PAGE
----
Originally Posted by Lothlorian
I wonder if it was made during world war II because they may not have had aluminum because of the war. I will have to check it out
They made thousands of trailers to house war workers but not out of steel. It was a strategic material same as aluminum.
Here is an interesting documentary photo essay on the building of wartime trailers. Note that they have gone to great lengths to save metal. Steel roof corners, fender wells, plumbing and some frame rails have been changed to non metallic substitutes. Wheels and tires are removed on delivery for reuse. Other than the frame the biggest metal part is the water tank and they are working on a substitute for that.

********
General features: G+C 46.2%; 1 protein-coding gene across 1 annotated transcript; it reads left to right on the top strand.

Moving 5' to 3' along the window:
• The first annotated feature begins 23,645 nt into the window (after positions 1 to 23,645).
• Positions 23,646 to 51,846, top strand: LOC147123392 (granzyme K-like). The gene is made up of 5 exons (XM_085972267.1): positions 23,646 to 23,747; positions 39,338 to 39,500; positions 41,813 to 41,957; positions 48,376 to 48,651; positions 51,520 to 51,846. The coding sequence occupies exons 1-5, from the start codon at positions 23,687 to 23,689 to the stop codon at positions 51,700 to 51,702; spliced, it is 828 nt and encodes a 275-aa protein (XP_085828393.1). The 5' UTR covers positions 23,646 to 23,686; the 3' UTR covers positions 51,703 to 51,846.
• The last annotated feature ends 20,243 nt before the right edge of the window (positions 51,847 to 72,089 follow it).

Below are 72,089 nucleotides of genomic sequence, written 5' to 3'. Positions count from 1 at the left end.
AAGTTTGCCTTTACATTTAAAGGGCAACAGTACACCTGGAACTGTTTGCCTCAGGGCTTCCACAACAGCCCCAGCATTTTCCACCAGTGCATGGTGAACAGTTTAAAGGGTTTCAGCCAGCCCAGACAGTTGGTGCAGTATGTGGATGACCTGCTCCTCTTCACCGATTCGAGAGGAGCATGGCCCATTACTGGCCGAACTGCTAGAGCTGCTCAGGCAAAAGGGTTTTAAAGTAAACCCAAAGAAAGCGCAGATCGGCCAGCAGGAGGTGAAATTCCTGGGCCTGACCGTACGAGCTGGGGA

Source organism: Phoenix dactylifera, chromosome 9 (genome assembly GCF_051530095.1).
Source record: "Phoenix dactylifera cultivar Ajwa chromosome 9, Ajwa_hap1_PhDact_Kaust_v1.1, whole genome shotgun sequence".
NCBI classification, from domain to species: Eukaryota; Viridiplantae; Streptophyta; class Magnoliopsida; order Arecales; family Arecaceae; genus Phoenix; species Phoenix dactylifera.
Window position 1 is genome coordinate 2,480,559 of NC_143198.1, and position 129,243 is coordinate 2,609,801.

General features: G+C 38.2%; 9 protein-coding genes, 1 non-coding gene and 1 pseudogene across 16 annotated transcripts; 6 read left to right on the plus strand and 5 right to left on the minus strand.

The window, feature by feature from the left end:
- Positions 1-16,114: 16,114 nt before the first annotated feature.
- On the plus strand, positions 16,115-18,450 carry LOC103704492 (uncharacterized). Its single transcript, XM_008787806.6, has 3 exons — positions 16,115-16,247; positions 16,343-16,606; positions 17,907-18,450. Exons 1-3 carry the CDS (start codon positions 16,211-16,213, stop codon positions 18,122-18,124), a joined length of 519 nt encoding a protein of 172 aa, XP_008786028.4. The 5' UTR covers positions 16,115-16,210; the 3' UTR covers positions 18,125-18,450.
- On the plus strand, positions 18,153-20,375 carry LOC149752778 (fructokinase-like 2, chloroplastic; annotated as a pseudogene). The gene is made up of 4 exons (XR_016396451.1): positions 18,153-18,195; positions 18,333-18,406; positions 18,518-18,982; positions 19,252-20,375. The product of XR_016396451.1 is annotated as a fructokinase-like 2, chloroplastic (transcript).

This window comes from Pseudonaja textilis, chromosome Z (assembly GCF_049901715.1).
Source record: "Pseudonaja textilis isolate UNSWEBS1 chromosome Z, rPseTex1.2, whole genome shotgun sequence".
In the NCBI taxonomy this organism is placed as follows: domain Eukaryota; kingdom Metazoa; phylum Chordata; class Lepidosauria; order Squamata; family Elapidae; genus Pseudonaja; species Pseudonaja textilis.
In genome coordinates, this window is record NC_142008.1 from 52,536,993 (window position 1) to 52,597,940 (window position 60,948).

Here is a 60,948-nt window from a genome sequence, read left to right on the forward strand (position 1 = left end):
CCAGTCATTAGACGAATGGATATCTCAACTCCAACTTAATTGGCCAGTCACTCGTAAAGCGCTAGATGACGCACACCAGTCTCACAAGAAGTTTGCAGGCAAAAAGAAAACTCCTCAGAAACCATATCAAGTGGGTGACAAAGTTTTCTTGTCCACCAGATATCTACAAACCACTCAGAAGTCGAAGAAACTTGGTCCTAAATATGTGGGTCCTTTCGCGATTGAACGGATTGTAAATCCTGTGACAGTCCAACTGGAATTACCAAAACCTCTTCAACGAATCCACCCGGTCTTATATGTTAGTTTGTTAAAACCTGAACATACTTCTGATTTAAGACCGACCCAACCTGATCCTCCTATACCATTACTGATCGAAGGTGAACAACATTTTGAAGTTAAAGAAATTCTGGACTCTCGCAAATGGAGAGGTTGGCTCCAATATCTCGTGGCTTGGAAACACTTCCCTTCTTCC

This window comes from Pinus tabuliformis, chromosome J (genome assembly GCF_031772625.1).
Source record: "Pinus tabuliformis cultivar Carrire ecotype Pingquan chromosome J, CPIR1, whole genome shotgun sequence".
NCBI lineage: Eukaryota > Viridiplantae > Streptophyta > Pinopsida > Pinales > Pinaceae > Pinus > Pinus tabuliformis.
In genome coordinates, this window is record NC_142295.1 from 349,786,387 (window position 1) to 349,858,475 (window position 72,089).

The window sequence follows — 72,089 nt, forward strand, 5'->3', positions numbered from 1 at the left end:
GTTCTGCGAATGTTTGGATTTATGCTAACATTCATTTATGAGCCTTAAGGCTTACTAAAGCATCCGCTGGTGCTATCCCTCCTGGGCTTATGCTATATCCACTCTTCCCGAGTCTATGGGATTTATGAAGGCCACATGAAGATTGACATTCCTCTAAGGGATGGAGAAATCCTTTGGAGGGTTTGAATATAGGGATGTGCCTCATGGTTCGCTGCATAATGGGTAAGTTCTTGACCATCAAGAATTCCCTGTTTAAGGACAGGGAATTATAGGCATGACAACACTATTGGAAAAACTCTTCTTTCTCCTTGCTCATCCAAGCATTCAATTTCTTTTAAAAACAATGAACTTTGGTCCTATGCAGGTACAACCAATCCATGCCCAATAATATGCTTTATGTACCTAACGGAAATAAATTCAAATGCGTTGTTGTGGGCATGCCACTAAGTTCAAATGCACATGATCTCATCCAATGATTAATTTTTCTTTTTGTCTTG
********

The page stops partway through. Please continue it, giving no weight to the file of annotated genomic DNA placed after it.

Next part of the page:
The body is made of wood framing sheathed in plywood and covered in masonite. The roof is masonite with a padded canvas covering, waterproofed with 2 coats of paint.
Amazing what you can do with some masonite and canvas when you have to. A few of these masonite trailers survive.
Index for Ancestor of the Modern* Recreational Vehicle - Images from the Public Domain
Scroll down to the section "Western trailer company - production of trailers"
The trailer that started this thread, I would bet was made between 1937 and 1940. Probably in the Midwest. And it was one of the biggest most expensive RVs of the time.